Chest beating by mountain gorillas – rapidly beating their chests with their hands to produce a drumming sound – may convey information about their body size and allow identification of individuals, a study published in Scientific Reports suggests. These findings demonstrate how non-vocal behaviors may contribute to mountain gorilla communication.
Although it had previously been suggested that gorillas may beat their chests to convey information, the exact nature of that information was unclear. Edward Wright and colleagues observed and recorded 25 wild, adult male silverback gorillas monitored by the Dian Fossey Gorilla Fund in Volcanoes National Park, Rwanda, between January 2014 and July 2016. Body size was determined from photographs by measuring the distance between the gorillas’ shoulder blades. Using sound recordings, the authors measured the duration, number and audio frequencies of 36 chest beats made by six of the males.
The authors found that the audio frequencies of chest beats made by larger males were significantly lower than those made by smaller males. Larger males may have larger air sacs near their larynx, which could lower the frequencies of sound they produce while chest beating, according to the authors. Variations were also observed in the duration and number of chest beats made by different gorillas. These were unrelated to body size but may allow chest-beating individuals to be identified.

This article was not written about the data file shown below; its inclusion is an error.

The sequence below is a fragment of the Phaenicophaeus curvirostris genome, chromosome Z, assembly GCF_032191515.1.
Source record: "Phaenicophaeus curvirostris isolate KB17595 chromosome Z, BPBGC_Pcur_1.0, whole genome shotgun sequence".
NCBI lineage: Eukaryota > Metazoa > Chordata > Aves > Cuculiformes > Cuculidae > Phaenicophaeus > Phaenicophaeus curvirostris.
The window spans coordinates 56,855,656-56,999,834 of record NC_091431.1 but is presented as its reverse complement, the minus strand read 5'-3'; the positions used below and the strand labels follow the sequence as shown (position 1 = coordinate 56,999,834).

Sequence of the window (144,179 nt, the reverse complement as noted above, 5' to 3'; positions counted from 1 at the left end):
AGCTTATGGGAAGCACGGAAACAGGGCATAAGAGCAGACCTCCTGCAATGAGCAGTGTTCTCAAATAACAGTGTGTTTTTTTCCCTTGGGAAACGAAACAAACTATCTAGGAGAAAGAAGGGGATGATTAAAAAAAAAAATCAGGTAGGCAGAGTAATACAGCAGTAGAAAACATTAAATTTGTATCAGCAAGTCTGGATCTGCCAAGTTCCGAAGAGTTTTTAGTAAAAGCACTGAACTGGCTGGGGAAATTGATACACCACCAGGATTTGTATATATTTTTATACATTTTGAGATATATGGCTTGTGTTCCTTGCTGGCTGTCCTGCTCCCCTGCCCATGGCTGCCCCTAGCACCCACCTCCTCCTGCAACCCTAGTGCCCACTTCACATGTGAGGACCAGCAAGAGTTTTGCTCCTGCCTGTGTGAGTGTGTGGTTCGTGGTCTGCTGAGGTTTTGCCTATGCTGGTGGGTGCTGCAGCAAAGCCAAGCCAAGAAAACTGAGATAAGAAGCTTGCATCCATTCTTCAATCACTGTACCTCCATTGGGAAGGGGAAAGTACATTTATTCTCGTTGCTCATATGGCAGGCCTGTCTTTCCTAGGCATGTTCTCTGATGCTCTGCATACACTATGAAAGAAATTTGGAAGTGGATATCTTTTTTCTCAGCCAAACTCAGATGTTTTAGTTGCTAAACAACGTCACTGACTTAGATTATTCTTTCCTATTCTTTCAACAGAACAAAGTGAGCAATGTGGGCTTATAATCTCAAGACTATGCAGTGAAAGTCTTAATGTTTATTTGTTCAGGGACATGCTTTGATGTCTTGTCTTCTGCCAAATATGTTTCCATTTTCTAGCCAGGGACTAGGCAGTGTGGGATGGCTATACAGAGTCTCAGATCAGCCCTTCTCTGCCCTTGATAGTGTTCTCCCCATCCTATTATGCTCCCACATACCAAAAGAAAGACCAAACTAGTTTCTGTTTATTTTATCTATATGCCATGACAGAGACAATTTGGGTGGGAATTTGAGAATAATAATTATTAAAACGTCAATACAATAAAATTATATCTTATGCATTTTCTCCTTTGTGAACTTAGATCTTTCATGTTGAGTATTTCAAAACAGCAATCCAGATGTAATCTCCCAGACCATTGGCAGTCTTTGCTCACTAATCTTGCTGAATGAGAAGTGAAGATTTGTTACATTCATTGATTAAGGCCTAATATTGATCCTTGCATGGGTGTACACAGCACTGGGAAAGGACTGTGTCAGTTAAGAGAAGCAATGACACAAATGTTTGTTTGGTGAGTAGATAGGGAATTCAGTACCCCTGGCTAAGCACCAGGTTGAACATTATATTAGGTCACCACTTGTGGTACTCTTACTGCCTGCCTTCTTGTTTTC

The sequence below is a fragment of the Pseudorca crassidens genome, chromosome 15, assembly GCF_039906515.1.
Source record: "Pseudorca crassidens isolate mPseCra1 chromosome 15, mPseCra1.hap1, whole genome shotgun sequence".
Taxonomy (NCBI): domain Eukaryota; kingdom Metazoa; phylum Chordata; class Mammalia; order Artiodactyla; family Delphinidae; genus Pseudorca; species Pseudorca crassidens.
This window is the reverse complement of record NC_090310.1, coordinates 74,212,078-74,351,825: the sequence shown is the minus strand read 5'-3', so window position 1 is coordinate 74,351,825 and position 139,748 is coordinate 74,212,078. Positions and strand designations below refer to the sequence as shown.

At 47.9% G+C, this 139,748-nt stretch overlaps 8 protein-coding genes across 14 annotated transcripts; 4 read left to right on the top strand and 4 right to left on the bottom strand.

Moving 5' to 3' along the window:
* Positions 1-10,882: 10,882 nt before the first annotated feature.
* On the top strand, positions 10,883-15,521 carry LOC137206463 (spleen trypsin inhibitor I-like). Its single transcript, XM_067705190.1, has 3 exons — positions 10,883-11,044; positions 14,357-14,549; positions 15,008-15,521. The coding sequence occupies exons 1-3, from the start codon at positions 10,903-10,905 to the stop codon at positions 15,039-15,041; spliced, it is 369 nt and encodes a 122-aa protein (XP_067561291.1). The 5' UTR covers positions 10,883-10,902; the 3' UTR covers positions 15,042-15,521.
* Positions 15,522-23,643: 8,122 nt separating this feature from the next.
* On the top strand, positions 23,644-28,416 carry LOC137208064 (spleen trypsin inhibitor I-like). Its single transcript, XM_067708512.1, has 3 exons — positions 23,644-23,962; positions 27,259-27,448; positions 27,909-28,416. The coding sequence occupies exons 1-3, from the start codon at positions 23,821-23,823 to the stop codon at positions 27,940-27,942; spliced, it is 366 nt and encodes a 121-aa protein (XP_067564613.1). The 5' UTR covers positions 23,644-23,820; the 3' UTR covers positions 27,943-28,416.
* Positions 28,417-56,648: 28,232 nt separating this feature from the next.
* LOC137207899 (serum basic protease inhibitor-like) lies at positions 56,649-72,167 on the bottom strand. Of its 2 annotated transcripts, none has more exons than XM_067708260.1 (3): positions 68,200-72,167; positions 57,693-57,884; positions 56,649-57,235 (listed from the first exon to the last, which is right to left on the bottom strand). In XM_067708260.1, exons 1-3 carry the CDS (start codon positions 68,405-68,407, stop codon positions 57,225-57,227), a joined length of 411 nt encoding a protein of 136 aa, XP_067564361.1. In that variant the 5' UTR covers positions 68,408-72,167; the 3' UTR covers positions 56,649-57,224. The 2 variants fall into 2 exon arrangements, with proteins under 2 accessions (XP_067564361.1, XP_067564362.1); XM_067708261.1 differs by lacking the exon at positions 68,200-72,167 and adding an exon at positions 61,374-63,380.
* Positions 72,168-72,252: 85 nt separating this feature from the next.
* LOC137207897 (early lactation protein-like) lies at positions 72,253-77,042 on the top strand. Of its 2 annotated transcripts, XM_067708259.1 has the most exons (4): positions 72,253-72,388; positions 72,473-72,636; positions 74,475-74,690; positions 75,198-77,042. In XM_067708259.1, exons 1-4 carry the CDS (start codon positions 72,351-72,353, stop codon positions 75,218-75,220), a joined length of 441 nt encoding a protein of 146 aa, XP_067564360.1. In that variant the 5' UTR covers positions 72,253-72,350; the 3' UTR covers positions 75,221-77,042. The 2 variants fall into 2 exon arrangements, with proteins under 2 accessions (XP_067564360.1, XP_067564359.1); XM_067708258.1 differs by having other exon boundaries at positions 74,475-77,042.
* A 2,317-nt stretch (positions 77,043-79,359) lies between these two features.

The authors suggest that the sound of chest beating may allow mountain gorillas to communicate across the dense, tropical forests in which they live, where it is often difficult for them to see one another. They speculate that mountain gorillas may use the information conveyed through chest beats to inform mate choice and to assess the fighting ability of competitors.
For more on this study, read Chest-Beating Gorillas Don’t Bluff: Honest Signal of True Body Size.
Reference: “Chest beats as an honest signal of body size in male mountain gorillas (Gorilla beringei beringei)” by Edward Wright, Sven Grawunder, Eric Ndayishimiye, Jordi Galbany, Shannon C. McFarlin, Tara S. Stoinski and Martha M. Robbins, 8 April 2021, Scientific Reports.